Mendenhall: Stop Highlighting Problematic Content Creators


Claire Peterson

(Design by Claire Peterson | The Daily Utah Chronicle)

By Addison Mendenhall


Social media is Gen Z’s primary source of entertainment and current events. Platforms like TikTok, Instagram, Snapchat and Twitter help individuals amass a limitless following, and according to the Creator Report, there are 4.2 billion social media users and 200 million content creators. With such large followings, influencers can share controversial and damaging opinions without losing their audiences.

While content creators are entitled to their own opinions, we need to draw the line when their intended messages are hurtful, dangerous or attack a specific demographic. When social media users deem content creators problematic and “cancel” them, platforms take their time banning, reviewing videos and temporarily suspending accounts. Instead of continuing to profit from drawing in viewers, social media platforms must act faster to remove harmful messages from popular content creators.

What Constitutes Problematic Content?

Problematic online behavior is difficult to define, but one of the biggest problems with social media is lack of safety and promotion of hateful ideologies. Grooming and oversexualization has increased online, and because of TikTok’s “For You Page” function, predators and predatory influencers can continuously interact with videos of children they wish to prey on. And aside from grooming, there’s blatant misogyny, bigotry and discrimination online too.

Since the creation of platforms like YouTube, there has been a stream of racist allegations towards content creators. One such creator, Jenna Marbles, decided to quit YouTube after several racist videos she created resurfaced. Despite her apology statement, the videos were viewed by her 20 million subscribers because YouTube failed to remove them.

Another issue social media platforms attempt to fight is gender-based violence, but the problem still manages to disproportionately affect social media audiences. In the U.S. alone, it is reported that around 33% of women experience online harassment of some kind. This includes physical and sexual assault threats, sexist comments and revenge pornography. Instances of online sexual harassment have led women and girls away from social media platforms.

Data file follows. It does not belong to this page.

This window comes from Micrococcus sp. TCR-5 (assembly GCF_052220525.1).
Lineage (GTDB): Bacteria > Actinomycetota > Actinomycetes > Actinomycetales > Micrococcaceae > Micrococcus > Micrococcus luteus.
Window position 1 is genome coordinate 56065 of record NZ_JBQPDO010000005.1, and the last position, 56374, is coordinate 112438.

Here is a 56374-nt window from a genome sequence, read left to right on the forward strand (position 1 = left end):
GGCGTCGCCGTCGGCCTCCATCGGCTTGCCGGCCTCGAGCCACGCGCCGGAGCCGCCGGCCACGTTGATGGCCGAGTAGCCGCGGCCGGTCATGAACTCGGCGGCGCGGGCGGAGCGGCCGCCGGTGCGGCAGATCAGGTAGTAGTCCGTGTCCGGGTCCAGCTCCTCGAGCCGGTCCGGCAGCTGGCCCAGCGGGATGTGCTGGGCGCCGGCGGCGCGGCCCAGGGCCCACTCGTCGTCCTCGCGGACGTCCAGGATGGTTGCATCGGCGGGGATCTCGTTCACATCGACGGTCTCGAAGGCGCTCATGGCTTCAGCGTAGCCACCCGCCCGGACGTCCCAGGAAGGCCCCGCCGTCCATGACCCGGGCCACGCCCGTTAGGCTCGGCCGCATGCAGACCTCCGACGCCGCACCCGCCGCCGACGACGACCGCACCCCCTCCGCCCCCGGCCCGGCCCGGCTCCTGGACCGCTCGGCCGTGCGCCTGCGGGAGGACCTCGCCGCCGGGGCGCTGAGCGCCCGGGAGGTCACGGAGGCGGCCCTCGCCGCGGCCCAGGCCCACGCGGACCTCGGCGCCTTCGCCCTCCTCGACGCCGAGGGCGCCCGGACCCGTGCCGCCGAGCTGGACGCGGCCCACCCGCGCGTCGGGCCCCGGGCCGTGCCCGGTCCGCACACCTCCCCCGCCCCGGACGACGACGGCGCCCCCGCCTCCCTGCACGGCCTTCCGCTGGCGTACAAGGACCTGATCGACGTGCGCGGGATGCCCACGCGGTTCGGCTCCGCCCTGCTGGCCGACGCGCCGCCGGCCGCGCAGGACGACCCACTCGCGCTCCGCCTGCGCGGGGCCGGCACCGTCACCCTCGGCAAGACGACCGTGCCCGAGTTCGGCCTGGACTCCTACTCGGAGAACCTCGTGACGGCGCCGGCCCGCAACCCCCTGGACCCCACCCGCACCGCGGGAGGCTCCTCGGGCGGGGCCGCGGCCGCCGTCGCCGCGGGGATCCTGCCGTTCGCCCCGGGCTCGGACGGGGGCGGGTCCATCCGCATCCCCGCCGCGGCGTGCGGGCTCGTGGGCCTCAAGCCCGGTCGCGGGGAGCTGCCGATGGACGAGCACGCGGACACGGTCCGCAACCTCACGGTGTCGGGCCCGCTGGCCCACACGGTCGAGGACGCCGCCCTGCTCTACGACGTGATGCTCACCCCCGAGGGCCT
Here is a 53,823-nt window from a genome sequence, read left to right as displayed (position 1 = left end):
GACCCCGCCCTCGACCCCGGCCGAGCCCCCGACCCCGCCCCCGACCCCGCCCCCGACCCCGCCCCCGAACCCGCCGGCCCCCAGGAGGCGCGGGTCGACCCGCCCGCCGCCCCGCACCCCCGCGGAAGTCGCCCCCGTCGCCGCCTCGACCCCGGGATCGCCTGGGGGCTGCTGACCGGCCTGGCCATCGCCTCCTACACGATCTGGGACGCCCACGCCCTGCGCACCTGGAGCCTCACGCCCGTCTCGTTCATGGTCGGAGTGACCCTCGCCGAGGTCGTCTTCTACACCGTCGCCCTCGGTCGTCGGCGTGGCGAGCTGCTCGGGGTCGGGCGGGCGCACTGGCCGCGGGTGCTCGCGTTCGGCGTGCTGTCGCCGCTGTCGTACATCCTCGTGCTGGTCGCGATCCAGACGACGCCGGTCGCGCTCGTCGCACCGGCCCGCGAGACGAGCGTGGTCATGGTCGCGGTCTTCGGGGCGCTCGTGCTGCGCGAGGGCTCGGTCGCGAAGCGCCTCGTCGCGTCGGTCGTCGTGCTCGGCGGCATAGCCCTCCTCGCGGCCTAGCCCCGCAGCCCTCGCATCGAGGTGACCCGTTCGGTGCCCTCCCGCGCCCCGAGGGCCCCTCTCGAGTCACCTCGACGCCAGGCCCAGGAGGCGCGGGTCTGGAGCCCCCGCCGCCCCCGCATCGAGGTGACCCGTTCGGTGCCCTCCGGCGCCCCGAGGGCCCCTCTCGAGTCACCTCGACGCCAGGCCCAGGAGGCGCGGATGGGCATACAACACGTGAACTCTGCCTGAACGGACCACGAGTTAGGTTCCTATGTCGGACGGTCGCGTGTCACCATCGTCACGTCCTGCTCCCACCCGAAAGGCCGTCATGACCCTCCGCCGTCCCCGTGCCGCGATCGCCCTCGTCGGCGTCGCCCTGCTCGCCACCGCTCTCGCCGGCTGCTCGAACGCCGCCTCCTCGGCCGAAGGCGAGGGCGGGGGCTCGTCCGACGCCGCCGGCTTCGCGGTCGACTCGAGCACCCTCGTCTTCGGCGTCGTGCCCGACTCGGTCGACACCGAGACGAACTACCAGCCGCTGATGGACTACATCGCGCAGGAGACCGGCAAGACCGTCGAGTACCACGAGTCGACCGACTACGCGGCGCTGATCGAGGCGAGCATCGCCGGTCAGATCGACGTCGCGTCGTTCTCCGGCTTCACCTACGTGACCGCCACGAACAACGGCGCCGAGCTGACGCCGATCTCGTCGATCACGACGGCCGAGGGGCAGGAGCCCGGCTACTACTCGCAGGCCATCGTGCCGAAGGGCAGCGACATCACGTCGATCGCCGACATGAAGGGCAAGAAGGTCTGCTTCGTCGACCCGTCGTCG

Questionable Creators in Action

When considering the safety of content consumers, dialing in on specific creators is extremely important. Andrew Tate, for example, has been a hot topic lately. He was recently banned from Instagram, Facebook, YouTube and TikTok for a slew of hateful messages stemming from toxic masculinity. Tate targets young boys with his misogynistic views on women, and some of his videos have been viewed over 1 million times before platforms pull them down.

In one particular video, Tate said, “If I were to get on a plane, and that plane was to fly into the eye of a hurricane, there was a 50% chance of it crashing, I’d want a male pilot because I think that males are better under stress and under pressure.” Another time, he said, “I think the women belong to the man.”

Harmful ideologies like the ones Tate share make individuals feel unsafe on social media platforms. Tate’s fans have gone out of their way to bombard those who speak out against him with hateful and horrible comments. Supporting a threatening content creator can lead to entitlement of protecting them no matter what. In a world where this behavior is being normalized, it’s shocking that social media platforms don’t intervene sooner.

What Should be Happening?

There’s no point in allowing users to flag and report videos that violate guidelines if social media platforms fail to take necessary action against them. Although it is undeniably difficult to manage every single problem platform-wide, something needs to be done to address and limit problematic online content.

Instagram will implement a “nudge” feature in certain countries that will prompt users to switch browsing topics after seeing similar content for extended periods of time. Their hope is to “exclude certain topics that may be associated with appearance comparison.” But Instagram is one of the few social media platforms trying to improve their apps.

Instagram’s effort gives me hope for the future, but all content platforms need to dedicate more attention to these issues before problems escalate further. Gen Z, our generation, will continue to rely on social media as an important source of information. Every social media app, platform and website needs to recognize their role in fostering problematic online content, and implement efforts to fight it.


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